Pp. 4. Add.: Ambassador resident with the Emperor. Endd.: By Bartholomew at Barbastra for the peace."
10 Oct. 870. Cromwell to Sir Thos. Wyat.
Harl. MS.
282 f. 208.
B. M.
Nott's Wyatt,
The bearer, Rougecroix, carries the King's letters for an overture of mediation between the Emperor and the French king. It shall be Wyat's part like a good orator to set it forth with dexterity, and observe the Emperor's answers so as to "fish out the bottom of his stomach." He shall also investigate the bruit that peace shall be mediated for by others, and what the Emperor will do touching the bp. of Rome's council, which the Germans, upon good grounds, have refused, and the King, upon the same grounds and other weighty considerations, has likewise refused. He must in all these things speak with the Emperor so frankly as to be able to "feel the deepness of his heart." Surprised that Wiatt has not yet delivered the Lady Mary's letters as he was commissioned to do. Has so excused the matter that Wyat may do so now and write the answer, as done before, although not at his first access for lack of opportunity. The King approves his conversations both with Granvelle and the Emperor. Will see that he has his diets and post money, and be his friend so that his enemies, if he have any, shall gain little by his absence.
Your brother Ant. Lee has been in the porter's lodge for consenting to the stealing of certain the King's hawks, and your sister has been with me at Mortlake suing for his deliverance. Both be merry and the King is his good lord again. Urges him rather to travail to find out the Emperor's real inclination than press him to agree to the mediation; for the other party say the Emperor is towards the King in words only, and really does all to his dishonour, and that they have refused good offers because they were "knit with vile and filthy conditions towards his Majesty." He is to investigate these as signified to him by some of the King's agents in France.
Your gentle sister sends commendations. I enclose a letter from Mr. Pate to an Englishman in the Emperor's court. Take a copy of it and then seal and deliver it and solicit an answer; for the King much desires to try out that matter of Dignely. Mortlake, 10 Oct. Signed.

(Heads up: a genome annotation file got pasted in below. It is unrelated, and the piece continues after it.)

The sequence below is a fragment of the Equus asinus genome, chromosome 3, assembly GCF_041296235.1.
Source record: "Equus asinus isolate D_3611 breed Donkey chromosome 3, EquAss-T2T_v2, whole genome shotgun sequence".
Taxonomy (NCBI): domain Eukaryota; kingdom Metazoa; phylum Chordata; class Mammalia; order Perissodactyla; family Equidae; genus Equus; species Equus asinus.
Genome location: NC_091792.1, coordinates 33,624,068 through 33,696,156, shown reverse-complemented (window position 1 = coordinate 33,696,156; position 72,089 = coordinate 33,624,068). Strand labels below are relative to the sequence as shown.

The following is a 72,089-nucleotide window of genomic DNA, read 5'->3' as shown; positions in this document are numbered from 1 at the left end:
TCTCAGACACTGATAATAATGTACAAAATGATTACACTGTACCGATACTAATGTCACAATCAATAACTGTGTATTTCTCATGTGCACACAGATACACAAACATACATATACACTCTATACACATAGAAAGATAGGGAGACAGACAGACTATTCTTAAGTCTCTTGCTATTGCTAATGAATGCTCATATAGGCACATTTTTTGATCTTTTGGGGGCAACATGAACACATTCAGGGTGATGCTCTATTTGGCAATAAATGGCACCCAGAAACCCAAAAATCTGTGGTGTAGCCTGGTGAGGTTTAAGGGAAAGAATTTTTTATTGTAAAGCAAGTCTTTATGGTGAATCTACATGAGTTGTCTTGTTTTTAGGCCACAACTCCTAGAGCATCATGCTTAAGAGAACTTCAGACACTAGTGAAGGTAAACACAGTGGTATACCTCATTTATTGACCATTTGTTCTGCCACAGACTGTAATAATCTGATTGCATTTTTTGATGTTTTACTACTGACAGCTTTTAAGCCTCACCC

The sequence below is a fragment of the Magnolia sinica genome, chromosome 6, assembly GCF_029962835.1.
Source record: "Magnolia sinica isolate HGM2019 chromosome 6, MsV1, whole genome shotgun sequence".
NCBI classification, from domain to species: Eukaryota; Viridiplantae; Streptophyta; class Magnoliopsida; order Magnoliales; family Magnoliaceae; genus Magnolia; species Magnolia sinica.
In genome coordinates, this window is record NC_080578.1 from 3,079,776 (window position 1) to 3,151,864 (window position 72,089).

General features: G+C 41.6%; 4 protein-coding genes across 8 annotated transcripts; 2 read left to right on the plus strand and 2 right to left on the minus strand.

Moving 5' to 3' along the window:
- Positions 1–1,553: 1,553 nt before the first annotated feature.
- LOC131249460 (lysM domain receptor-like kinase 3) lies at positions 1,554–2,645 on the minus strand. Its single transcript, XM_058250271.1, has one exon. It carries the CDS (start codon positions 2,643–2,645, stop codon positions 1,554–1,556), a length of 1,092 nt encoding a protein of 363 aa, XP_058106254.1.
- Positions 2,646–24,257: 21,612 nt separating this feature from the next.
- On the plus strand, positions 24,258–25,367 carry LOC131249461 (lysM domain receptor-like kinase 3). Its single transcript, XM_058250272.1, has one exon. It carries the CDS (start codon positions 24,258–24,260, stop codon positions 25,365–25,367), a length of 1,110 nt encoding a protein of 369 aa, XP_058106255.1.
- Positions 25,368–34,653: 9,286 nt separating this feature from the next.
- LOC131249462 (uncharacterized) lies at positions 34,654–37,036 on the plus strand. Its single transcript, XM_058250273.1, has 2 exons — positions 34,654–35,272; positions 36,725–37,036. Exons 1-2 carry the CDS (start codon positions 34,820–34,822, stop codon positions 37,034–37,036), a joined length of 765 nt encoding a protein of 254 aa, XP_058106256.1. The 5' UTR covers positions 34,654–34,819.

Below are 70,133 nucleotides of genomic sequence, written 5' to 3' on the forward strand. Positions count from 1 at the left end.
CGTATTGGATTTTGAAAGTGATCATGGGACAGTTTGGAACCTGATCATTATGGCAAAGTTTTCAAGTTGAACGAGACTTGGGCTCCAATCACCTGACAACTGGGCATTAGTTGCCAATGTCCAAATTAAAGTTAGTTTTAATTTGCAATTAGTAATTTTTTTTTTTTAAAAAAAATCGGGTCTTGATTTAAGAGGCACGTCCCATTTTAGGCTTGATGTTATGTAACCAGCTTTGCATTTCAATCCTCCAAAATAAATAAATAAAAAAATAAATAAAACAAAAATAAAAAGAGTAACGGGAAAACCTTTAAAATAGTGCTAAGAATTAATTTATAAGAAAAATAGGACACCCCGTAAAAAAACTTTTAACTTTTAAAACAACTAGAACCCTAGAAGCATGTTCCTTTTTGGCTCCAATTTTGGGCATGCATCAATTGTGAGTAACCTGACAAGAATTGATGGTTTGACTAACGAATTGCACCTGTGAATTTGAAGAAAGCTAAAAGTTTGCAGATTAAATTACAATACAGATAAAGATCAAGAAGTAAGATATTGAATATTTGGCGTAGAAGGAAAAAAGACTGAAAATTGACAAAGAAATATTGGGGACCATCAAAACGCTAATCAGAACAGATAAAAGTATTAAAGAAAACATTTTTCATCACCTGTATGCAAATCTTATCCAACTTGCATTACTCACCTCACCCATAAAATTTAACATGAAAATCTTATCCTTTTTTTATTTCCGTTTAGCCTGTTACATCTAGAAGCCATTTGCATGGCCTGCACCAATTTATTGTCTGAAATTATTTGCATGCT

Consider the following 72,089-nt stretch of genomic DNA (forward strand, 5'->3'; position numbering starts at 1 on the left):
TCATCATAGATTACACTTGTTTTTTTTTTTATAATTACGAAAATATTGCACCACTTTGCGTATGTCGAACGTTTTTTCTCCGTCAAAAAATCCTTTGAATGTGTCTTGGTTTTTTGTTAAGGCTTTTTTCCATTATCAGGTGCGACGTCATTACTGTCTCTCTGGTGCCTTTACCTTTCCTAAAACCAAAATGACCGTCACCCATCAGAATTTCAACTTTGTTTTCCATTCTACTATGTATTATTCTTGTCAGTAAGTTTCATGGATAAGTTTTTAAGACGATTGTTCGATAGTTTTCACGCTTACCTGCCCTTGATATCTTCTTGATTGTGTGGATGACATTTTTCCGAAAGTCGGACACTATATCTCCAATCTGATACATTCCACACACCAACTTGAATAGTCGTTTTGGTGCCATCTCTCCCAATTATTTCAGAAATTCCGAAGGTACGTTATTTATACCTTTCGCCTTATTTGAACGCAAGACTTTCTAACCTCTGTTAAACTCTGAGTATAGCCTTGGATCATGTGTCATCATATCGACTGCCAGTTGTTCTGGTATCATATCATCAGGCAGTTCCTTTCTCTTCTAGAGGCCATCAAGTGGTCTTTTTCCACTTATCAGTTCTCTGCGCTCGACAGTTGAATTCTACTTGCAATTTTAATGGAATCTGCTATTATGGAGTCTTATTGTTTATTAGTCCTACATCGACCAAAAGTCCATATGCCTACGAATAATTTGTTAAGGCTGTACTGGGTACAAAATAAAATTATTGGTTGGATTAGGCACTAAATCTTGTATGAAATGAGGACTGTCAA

Fail not to get the matter of Dignely sent with the next post if possible.
In Wriothesley's hand, pp. 4. Add. Endd. as received by Bartholomew at Barbastra.
10 Oct. 871. Wriothesley to Sir Thos. Wyat.
Harl. MS.
282 f. 281.
B. M.
Nott's Wyatt,
For all your gentle letters I thank you. I shall not need to write long letters, being my lord's letters of mine own writing and full of the arguments I would else have written. The lack of deliverance of my lady Mary's letters has been so handled that the King is not discontented. Do it now and write of it as though you had no advertisement of it from hence.
His first letters to the King pleased marvellously well, but the signature was omitted, and Wriothesley had to counterfeit it. Will be angry with Wyat's young secretary if this omission occur again. Thanks both him and Mr. Mason for the said secretary, and trusts Wyat will make a good servant of him. Wishes Wyat would not write in cipher without great occasion, for the exercising of his hand therein made the writer "beshrompe" him twice. Sends not the book of the bishops, for it shall be reformed, as it had need in many points. All the realm is quiet save for the plague, which however is not so bad as reported. Look daily for a prince. Wishes Wyat to buy him a young jennet for his own saddle, and sends instructions. Mortlake, 10 Oct.
Hol., pp. 3. Add. Endd.
[10 Oct.] 872. Sir Richard Ryche to Cromwell.
R. O. Received Cromwell's letter dated 8 October, by the way as he came towards London, and immediately wrote to Myldmay, auditor, who as yet has the particulars of Bely (Beaulieu), to send him the same with the true value thereof. As for the value of Forwood and Forwey, Devon, sent his servant from London to Barnys' wife, the auditor, who is in Ireland, to send him her husband's clerk, who has the books of his circuit. Austyn Fryers in London, this present Wednesday.
Hol., p. 1. Add.: Lord Privy Seal, Endd.
[10 Oct.?] 873. Chr. Hales to Cromwell.
R. O. Please write to Dr. London to cause an end to be made of the matter between the monastery of St. Albans and me. Also remind the King for the signing of the bill. The prior of St. Albans, lately made by your Lordship, desires that he may receive the money of the house as other priors have done. Be good lord to Mr. Montague that he may have the circuit of assizes now void by the decease of Mr. Inglefeld. Greys Inn, this Wednesday.
Hol., p. 1. Add.: Lord Keeper of the Privy Seal. Sealed. Endd.: Master of the Rolls.
874. "Remembrances."
R. O. Ric. Gresham for his obligations. Sir Thos. Tempest for his suit. The Master of the Rolls and Hynde for their suits. Whom the King will have a judge. To remember Brabazon for his long service, and Cusyake for his service, and Cowleye for his long approved fidelity and truth. For the order in the North. For the accomplishing and establishing of the things within the realm. Richard Longe's bill to be assigned. The castle of Alnwyke to be given to whom it shall please the King.